They generally get their information about Ukraine from TV (66%) and news on Yandex/Google (56%) and by word of mouth (50%). According to 79% of “supporters,” the war is going well for the Russian army. Most favor continuing the war (84%) and are satisfied with the situation in Russia (73%). They blame the rising tensions, as well as the responsibility for sanctions, on the US, NATO, the EU and Ukraine (72%). “Supporters” would like to restore the borders of the Soviet Union (77%) and believe that the war will strengthen Russia’s position in the world (71%).
Twenty-nine percent of the respondents favored canceling the “special operation,” with the biggest opposition coming from those involved in science/academia (85%), advertising and media (54%) and culture (40%) and students and the unemployed (about 40%). Twenty-five percent of men and 32% women voiced opposition. Most live in the North Caucasus and Siberian federal districts.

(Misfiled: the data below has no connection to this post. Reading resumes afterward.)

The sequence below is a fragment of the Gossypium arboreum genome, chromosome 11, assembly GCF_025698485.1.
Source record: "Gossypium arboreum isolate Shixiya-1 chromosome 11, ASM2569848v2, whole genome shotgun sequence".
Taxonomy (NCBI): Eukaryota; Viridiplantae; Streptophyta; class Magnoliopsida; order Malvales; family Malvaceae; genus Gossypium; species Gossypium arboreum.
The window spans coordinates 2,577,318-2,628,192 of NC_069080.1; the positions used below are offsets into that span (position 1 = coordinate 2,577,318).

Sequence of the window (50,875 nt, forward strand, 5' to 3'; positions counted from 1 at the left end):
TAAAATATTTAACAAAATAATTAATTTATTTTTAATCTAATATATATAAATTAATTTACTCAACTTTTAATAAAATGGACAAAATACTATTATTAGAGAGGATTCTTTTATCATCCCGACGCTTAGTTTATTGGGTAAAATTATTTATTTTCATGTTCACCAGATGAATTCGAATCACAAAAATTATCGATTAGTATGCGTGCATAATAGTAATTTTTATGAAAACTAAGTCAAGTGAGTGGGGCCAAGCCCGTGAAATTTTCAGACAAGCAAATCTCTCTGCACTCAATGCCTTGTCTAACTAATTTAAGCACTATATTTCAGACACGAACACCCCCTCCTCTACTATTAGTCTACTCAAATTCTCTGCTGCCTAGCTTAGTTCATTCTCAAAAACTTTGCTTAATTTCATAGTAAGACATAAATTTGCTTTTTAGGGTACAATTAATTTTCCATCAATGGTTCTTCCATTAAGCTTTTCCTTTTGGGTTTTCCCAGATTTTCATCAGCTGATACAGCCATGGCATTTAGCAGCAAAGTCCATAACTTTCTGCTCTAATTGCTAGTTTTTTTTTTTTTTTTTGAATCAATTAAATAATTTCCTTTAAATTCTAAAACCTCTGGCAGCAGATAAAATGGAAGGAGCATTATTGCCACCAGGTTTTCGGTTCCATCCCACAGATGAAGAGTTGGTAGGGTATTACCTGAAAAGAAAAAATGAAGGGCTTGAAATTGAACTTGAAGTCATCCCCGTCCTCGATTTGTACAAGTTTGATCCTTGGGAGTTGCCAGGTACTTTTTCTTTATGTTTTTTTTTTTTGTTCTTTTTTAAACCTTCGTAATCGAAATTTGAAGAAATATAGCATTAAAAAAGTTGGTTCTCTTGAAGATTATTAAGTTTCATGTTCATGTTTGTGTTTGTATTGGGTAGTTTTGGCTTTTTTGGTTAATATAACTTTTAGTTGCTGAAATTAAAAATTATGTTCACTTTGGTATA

“Opponents” read online media (47%), browse VK groups (48%) and Telegram channels (38%) and watch news on YouTube (42%). Most of them think the “special operation” is going poorly for the Russian army (72%) and that it’s worth moving toward peace negotiations (63%). They are generally dissatisfied with the situation in Russia (51%) and are sure that Russia is to blame for the rising tensions (93%). They mostly believe that the war won’t strengthen Russia’s position in the world (65%) and that it isn’t worth trying to restore the borders of the Soviet Union (66%).